10. If it seems to some jazz fans that vocalist Eugenie Jones materialized out of the ether, well, that’s understandable. The longtime Seattle resident had earned an MBA, married and raised a family all before putting out her debut recording Black Lace Blue Tears in 2013. The album revealed a fresh voice, not just through her approach to jazz singing, but in her songwriting, both of which graced her follow-up album Come Out Swingin’ in 2015, as well. For her third album, Jones has recorded two discs’ worth of material, encompassing original and standard material and released under the apt title Players (Open Mic). Jones enlisted the talents of veteran and rising star musicians on sessions from New York City to Dallas to Chicago and back home to Seattle, lending a variety of textures and feels to the various tracks. In Chicago, for example, she connected with bassist Lonnie Plaxico on the recommendation of bass stalwart Reggie Workman, with whom she recorded in New York. The Chicago group was rounded out by trumpeter Marquis Hill, pianist Kevin O’Connell and drummer Xavier Breaker, who bring a sultry, late-night vibe to Jones’ “Red Dress,” included here. Expressing personal empowerment and self-affirmation, Jones extols the magic of the title garment and the confidence that comes with knowing one is dressed to kill. “Don’t worry, baby,” she sings, “I only use these powers for good.”

Disc Two: The TUM Thing

  1. A landmark 1976 recording, Juhani Aaltonen and Henrik Otto Donner’s Strings, married jazz improvisation with orchestration. While the Finnish musicians were following in the footsteps of artists such as Charlie Parker and Cannonball Addreley, Aaltonen and Otto Donner’s concept utilized the strings as equal partners with Aaltonen’s tenor saxophone, helping to establish mood and atmosphere rather then merely sweeten the session. The pair re-examined and updated the work decades later with the release of 2003’s Strings Revisited (TUM), on which they re-recorded three of the songs from the original album and issued three new pieces by Otto Donner, who had composed and arranged the music on the original, as well. For the redux, creative jazz veterans Reggie Workman and Andrew Cyrille, on bass and drums respectively, joined Aaltonen in Helsinki, rehearsing and performing concerts with the Avanti! Chamber Orchestra — conducted by and Otto Donner — and then entering the studio and laying down the tracks that comprise the album, all of which are first or second takes. “Evolution Vamp,” one of the new compositions, kicks off the recording, opening with Workman’s doomy bass lines and Aaltonen’s pensive and breathy tenor. The strings make a dramatic entrance, the effect of which heightens the tension and adds to the cinematic quality of the performance, a sort of melding of smoky film noir soundtrack and Bernard Herrmann Hitchcock score. Workman’s plangent pizzicato and Cyrille’s expert shading on snare and cymbals further contribute to the track’s interiority, all of which is deeply unsettling in the best possible way.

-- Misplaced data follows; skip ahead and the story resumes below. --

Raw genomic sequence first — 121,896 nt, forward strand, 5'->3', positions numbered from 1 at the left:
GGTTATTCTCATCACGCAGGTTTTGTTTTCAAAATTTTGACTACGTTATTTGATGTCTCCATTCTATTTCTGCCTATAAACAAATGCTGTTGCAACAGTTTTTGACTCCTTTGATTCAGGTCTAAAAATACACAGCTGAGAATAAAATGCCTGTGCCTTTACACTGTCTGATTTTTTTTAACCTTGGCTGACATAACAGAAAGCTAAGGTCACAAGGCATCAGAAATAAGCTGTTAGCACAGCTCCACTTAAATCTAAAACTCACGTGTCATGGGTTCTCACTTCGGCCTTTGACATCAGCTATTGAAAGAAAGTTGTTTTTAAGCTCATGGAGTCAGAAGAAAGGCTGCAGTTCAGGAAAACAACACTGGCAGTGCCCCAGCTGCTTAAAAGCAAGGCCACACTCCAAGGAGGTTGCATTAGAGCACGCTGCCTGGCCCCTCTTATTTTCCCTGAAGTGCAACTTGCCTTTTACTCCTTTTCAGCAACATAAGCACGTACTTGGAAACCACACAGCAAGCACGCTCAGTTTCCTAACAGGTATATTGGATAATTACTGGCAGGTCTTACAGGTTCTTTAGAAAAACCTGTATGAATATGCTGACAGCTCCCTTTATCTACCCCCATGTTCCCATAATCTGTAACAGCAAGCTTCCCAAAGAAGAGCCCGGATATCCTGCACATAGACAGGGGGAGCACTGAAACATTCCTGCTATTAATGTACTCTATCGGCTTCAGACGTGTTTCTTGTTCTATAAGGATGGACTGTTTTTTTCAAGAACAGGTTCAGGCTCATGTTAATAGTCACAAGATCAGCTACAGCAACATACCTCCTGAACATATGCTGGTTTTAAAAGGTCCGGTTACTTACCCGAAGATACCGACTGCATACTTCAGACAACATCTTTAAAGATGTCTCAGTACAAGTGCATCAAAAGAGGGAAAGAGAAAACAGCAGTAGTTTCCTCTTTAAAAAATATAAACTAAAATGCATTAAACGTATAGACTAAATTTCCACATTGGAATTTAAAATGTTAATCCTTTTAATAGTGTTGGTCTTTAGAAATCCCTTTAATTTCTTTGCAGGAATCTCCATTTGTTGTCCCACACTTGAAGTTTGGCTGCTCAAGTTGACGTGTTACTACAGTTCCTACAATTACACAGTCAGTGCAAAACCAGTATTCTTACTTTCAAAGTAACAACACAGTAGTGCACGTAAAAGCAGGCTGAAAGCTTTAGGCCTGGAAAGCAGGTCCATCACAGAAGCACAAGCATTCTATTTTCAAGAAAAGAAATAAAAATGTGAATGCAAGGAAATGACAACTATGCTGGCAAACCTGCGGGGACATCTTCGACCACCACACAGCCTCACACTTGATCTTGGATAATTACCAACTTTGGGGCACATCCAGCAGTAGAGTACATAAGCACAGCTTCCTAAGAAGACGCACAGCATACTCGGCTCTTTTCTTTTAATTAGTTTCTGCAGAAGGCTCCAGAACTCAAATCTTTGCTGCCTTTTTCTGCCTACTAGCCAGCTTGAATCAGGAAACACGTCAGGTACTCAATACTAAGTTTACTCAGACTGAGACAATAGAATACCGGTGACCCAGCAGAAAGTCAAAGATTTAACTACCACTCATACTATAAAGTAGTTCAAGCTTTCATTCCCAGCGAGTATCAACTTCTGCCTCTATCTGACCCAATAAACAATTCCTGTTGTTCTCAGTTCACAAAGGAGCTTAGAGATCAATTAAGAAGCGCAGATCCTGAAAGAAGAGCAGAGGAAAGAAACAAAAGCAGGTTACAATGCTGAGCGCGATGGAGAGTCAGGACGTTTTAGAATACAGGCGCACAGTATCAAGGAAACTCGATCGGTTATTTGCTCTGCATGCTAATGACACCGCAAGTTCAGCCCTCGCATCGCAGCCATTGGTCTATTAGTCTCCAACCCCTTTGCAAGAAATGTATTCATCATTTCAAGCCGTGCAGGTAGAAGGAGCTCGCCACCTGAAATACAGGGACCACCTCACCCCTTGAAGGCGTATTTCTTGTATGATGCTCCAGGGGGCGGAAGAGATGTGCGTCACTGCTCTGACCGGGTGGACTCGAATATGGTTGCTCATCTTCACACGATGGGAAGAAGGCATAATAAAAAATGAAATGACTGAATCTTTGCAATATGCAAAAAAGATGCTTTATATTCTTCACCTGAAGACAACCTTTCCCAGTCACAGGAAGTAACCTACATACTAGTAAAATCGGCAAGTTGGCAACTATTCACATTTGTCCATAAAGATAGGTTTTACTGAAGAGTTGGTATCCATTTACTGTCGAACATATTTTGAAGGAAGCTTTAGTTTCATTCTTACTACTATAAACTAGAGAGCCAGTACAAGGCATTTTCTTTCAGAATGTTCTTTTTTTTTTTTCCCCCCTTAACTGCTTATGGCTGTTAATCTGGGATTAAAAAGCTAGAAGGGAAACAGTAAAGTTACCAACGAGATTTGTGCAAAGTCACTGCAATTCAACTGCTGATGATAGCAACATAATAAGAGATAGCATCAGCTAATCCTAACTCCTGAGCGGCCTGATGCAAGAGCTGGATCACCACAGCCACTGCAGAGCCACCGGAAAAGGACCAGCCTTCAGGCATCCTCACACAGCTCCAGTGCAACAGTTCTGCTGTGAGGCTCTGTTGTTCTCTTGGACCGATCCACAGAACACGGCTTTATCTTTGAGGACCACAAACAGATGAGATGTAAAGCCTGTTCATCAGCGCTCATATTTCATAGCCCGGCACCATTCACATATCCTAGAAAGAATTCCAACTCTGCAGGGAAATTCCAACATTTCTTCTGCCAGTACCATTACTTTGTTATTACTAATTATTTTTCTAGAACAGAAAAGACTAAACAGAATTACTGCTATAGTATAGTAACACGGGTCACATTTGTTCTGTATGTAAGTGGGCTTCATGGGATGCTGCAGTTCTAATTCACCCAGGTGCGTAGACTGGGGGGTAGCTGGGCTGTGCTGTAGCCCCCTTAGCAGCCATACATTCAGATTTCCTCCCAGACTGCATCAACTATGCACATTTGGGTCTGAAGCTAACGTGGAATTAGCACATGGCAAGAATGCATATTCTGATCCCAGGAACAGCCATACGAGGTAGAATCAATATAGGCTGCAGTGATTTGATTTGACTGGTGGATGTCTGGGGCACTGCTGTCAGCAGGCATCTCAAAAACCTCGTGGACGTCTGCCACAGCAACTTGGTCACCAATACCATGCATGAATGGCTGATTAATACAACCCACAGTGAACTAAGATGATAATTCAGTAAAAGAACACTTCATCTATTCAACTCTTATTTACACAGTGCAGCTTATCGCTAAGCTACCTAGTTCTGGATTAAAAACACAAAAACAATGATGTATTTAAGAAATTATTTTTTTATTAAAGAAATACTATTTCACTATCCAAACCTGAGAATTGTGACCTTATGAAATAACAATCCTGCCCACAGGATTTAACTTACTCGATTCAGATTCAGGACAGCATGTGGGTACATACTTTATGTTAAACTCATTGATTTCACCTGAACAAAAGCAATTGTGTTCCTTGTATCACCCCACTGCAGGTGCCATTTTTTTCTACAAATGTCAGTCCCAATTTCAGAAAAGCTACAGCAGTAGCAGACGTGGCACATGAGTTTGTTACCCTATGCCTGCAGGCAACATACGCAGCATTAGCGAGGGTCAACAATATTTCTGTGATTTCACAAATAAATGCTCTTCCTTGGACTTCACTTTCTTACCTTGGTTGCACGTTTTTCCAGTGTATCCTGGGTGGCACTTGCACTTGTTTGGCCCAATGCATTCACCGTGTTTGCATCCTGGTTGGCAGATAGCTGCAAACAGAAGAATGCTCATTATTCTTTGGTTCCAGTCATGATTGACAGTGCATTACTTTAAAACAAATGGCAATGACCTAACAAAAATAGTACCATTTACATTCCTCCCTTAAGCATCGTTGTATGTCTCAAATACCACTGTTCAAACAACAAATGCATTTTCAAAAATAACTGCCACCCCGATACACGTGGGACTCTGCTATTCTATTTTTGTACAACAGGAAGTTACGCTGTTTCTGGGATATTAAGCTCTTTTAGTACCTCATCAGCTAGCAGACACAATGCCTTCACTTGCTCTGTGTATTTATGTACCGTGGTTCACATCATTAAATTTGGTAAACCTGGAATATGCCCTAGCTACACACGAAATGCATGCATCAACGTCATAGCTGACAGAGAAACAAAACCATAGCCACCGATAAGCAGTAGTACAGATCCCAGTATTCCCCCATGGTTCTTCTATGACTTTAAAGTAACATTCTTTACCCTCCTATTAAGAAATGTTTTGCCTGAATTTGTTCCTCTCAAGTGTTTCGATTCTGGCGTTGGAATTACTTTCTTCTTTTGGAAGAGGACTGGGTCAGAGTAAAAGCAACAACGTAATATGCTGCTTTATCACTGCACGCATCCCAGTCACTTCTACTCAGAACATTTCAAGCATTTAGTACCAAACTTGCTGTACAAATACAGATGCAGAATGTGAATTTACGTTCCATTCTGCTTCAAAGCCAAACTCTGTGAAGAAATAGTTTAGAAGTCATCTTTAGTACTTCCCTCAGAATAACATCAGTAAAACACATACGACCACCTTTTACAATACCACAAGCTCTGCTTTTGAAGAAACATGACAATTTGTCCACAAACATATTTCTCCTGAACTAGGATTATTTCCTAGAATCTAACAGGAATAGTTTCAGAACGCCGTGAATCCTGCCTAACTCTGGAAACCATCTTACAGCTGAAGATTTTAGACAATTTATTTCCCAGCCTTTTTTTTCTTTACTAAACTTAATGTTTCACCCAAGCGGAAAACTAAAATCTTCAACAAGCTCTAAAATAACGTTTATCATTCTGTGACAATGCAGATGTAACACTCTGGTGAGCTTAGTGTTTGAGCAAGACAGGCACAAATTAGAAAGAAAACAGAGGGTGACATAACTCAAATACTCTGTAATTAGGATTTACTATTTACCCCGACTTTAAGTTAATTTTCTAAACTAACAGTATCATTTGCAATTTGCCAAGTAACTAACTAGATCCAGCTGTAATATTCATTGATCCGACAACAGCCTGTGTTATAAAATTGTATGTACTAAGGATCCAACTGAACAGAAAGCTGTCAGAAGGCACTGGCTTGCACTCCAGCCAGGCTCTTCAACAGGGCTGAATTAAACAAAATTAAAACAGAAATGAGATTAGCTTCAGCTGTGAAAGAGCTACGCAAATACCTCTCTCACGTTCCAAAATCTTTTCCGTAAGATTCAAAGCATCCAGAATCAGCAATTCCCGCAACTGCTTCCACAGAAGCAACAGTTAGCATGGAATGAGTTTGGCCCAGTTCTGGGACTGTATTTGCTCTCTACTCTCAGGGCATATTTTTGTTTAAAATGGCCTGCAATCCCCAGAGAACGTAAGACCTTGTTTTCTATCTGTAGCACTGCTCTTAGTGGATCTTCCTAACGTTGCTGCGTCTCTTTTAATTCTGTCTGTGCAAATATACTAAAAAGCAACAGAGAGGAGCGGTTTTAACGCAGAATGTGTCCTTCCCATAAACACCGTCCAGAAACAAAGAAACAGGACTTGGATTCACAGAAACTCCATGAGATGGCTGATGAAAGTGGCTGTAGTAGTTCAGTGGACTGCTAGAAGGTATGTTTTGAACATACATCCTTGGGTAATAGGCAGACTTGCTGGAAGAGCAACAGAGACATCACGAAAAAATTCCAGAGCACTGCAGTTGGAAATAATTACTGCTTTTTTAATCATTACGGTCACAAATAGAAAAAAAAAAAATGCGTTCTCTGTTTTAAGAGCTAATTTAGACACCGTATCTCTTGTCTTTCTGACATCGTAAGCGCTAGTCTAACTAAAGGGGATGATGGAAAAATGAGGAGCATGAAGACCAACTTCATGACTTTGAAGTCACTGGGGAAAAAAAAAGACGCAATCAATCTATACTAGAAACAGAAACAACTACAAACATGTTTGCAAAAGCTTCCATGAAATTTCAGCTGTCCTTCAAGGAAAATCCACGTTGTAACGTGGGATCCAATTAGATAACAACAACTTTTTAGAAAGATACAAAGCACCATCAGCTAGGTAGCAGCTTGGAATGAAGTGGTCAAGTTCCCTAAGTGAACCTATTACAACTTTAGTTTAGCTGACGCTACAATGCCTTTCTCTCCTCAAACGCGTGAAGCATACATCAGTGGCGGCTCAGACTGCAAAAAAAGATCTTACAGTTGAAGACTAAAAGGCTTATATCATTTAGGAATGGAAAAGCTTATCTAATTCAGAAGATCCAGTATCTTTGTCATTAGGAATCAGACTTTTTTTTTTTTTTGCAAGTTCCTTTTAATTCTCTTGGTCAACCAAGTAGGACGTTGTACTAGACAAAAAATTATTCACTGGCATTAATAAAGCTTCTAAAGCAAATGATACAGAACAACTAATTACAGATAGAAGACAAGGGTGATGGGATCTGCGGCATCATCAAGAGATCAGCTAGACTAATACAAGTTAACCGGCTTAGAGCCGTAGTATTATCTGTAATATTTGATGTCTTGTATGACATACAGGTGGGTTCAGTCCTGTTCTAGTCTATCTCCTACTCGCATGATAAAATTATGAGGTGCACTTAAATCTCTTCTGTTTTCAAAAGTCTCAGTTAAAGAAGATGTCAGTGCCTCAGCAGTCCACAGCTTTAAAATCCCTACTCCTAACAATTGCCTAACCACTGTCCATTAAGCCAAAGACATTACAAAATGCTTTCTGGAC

2. In 2003, guitarist Raoul Björkenheim and drummer Lukas Ligeti released a set of evocative duets under the album title Shadowglow (TUM). The Finnish-American Björkenheim and the Austrian-born Ligeti, the son of celebrated modern composer György Ligeti, both made their mark on the New York improvisational music scene. They were a formidable team, their dark, propulsive music spanning various cultures and genres, their exotic soundscapes incorporating African and Asian rhythms and instrumentation, as well as touching on aspects of jazz fusion. Recorded at Bill Laswell’s studio in New Jersey, the sessions were freely composed on the spot by the participants, who are longtime associates. Chinese tam-tam, 12-string guitar, steel guitar, electric viola da gama and log drums are among the implements in the duo’s arsenal, and they incorporate influences from Korean pansori vocal music to Afro-pop to Coltrane throughout. Somewhat reminiscent of Bill Frisell’s signature take on Americana, “In the Flesh” is a dialog between Björkenheim’s sparse, shimmering strings and the subdued menace of Ligeti’s kick drum, pattering snare and cymbals that grows in intensity before returning to quiet conversation. The piece unfolds like a succinct playlet, full of character and conflict, that tells its tale in brief, deft strokes. Nearly 20 years later, a follow-up would be most welcome.